Visiting the Vijlenerbos, in South Limburg, The Netherlands: the merging of trees and identities and spellings
Hidden, historical referents and natural heritage of a unique province
This large area of woodland is located in South Limburg (Dutch: Zuid-Limburg), The Netherlands, near the town of Vaals. The woodland is known in Dutch as the Vijlenerbos (1), a name taken from nearby village of Vijlen.
This long stretch of woodland continues up to the German border at the Vaalserberg, where the boundaries of The Netherlands, Germany and Belgium come together; the trees merge imperceptibly into what in Germany is known as the Aachener Wald: woodland named for Charlemagne's nearby, historic city of Aachen.
Noted fauna in the Vijlenerbos include weasel, badger and polecat. Tree species present in these woods include holly, hornbeam and cherry. For over 70 years, the Dutch state forestry commission has administered the Vijlenerbos.
Visitors may wend their way around a maze, planted as a visitor attraction. Two observation towers, one on the Dutch side of the border and the other on the Belgian, offer fine panoramic views.
Interestingly, place-name spellings are somewhat in a state of flux, locally. Or, rather, these place-names have their Standard Dutch form, but also their form in Limburgs, the local language.
For example, in Limburgs, the woodland itself is Vielenderbusj, while the village for which it is named is Viele (2). The nearby town of Vaals is Vols, in Limburgs, while the Vaalserberg is Völserberresj. In turn, the historic city named Aachen in German, Aix-la-Chapelle in French and in historic documents, is Aken in Standard Dutch, and Aoke in Limburgs. The large, South Limburg city of Maastricht, as it is written in Standard Dutch and known internationally also, is Mestreech in Limburgs.
Thus, imagine this rolling, thick woodland which crosses the Dutch-German (and, indeed, the Dutch-Belgian) border, where, hidden below its historical and legal surface, languages, identities and spellings coalesce and diverge (3). It's a remarkable place to visit, anyway.
In Limburgs, even surnames may be different from their Standard Dutch forms; for example, the writer and poet Els Diederen (Limburgs)(4), is also known as Els van Dedere, in the Standard Dutch form of her name.
The various localities in Dutch Limburg (5) that I have visited in any case make me surmise that, in some ways, the province seems almost as linguistically complex — with nuanced identities — as the Grand Duchy of Luxembourg.
February 28, 2013
(1) Even in Standard Dutch, the name of the Vijlenerbos was not always spelt this way; formerly it was written: Vijlenerbosch, but changed to the way it is currently written after an official spelling reform. One still occasionally sees written references to this woodland in the older spelling. Given the size and elongated shape of the woodland, its name is also sometimes written in the plural, thus: Vijlenerbossen.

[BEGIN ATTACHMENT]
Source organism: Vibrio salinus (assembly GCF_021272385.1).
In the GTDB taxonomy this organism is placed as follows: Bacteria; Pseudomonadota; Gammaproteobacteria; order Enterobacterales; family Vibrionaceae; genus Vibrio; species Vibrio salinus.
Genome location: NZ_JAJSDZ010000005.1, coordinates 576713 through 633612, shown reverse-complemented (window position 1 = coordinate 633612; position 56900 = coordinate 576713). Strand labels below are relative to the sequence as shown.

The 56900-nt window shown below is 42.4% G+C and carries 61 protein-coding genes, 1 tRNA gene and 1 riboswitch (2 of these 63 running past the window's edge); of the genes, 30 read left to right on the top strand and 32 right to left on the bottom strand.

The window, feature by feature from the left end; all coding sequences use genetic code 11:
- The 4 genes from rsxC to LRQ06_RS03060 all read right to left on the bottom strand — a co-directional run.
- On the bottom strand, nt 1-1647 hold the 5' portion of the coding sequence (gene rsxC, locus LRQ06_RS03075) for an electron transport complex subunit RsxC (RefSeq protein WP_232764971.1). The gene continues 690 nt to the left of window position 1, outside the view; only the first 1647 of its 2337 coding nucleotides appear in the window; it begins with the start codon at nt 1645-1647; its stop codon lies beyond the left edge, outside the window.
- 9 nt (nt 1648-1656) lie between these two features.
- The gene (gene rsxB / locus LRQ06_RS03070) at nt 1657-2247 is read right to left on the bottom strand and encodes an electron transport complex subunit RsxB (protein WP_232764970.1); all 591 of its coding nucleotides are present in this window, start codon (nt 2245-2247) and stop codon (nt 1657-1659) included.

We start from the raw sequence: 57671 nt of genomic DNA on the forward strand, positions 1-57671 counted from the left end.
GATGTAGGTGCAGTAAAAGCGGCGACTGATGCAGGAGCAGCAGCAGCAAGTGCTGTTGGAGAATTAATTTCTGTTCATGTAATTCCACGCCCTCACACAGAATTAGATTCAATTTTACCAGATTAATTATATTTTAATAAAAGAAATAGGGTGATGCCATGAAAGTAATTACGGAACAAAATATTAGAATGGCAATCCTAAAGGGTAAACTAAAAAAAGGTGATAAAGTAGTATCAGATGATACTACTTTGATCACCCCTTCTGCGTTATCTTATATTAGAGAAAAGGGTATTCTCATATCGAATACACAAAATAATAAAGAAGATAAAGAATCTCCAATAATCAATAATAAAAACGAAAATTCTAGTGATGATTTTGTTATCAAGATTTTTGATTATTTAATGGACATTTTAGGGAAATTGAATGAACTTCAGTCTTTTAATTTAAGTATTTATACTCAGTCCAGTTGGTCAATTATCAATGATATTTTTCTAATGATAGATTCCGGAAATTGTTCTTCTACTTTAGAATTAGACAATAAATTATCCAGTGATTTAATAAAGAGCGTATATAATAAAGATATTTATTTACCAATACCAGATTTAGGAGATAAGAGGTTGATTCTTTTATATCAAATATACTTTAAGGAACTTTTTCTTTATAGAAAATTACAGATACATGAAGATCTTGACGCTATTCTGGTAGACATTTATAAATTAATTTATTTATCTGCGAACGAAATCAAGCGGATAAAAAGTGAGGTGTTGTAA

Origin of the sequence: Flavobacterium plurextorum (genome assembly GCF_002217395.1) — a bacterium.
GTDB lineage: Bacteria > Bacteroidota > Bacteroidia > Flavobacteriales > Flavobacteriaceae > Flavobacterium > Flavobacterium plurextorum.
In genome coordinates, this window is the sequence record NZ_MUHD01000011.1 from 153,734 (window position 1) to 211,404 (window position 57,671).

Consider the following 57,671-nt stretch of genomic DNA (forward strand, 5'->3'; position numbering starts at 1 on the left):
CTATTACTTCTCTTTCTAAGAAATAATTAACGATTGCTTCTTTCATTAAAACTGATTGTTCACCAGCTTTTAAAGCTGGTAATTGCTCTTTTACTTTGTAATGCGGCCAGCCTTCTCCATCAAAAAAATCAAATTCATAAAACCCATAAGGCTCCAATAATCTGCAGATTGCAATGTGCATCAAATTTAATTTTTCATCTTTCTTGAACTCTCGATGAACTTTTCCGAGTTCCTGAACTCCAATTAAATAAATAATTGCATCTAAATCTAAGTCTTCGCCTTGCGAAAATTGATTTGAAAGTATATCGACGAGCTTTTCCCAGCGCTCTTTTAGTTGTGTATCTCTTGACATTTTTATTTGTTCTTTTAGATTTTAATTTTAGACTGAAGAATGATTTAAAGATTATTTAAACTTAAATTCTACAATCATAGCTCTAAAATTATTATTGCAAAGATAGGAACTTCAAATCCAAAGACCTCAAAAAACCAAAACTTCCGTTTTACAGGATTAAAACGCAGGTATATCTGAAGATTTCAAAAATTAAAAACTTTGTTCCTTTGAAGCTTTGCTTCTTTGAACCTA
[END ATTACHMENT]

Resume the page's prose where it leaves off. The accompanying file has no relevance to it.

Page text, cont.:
(2) There is also the Limburgs spelling Ville, but this is now considered archaic.
(3) Interestingly also, there are signs that this wooded area has seen human habitation for thousands of years; many burial mounds have been found in the Vijlenerbos, which archaeologists reckon to be thousands of years old; linguistically, of course, they would have been quite different from the speakers of different Germanic languages present here today (and from French, also, south of the border).
(4) Els Diederen (1946-) is a prolific Limburgs-medium writer, poet and editor; among her works, some of which take up local Limburg legendary, naturalist and lexicographical themes, is De waerwouf van Ieëtselder which relates a local legend, retold for young people, about a werewolf associated with a hamlet on the Dutch-German border. Curiously, and coincidentally, in 1945, Aachen Mayor Dr Franz Oppenhoff was assassinated by a German resistance team allegedly known as the Werewolves (German: Werwoelfe), parachuted for this purpose into woodlands adjacent to the Vijlenerbos.
(5) Belgium also has a Limburg province.
Also worth seeing
Lemiers (distance from the Vaalserbeg: 5.3 kilometers) this village near Vaals has a Medieval chapel and a castle with a moat; the Dutch-German border runs through the locality.
Mamelis (distance from the Vaalserberg: approx. 7.7. kilometres) has a prominent abbey built upon the wooded Sint Benediktusberg.
How to get there: The nearest large city to the Vijlenerbos and the town of Vaals is Aachen, Germany. Lufthansa flies from New York Newark to Duesseldorf, where car rental is available. A46/A61/A44 lead to Aachen. The German railroad company Deutsche Bahn (DB) links Duesseldorf to Aachen (distance: 93 kilometres). Some facilities may be withdrawn, without notice. Checking with the airline or your travel agent for up to date information is advisable, as is also referring to appropriate consular sources for any special border crossing arrangements which may apply to citizens of certain nationalities.
MJFenn is an independent travel writer based in Ontario, Canada.
Other of my hubpages may also be of interest
- Visiting the Vaalserberg, Vaals: in rugged hill country which hardly conforms to stereotypes of The
- Visiting Mamelis, The Netherlands: untypical hill country, and border complexities, too
- Visiting Oud Lemiers, The Netherlands: a border stream, Medieval alignments & the psychologies o
- Visiting Eindhoven, The Netherlands and its DAF museum: commemorating automobile and engineering her
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